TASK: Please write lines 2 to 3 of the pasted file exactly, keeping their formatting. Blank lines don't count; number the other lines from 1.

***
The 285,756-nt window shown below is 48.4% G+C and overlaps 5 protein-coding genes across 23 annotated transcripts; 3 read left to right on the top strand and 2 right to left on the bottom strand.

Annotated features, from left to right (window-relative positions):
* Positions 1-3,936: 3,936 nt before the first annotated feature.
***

Annotated features, from left to right (window-relative positions):
* Positions 1-3,936: 3,936 nt before the first annotated feature.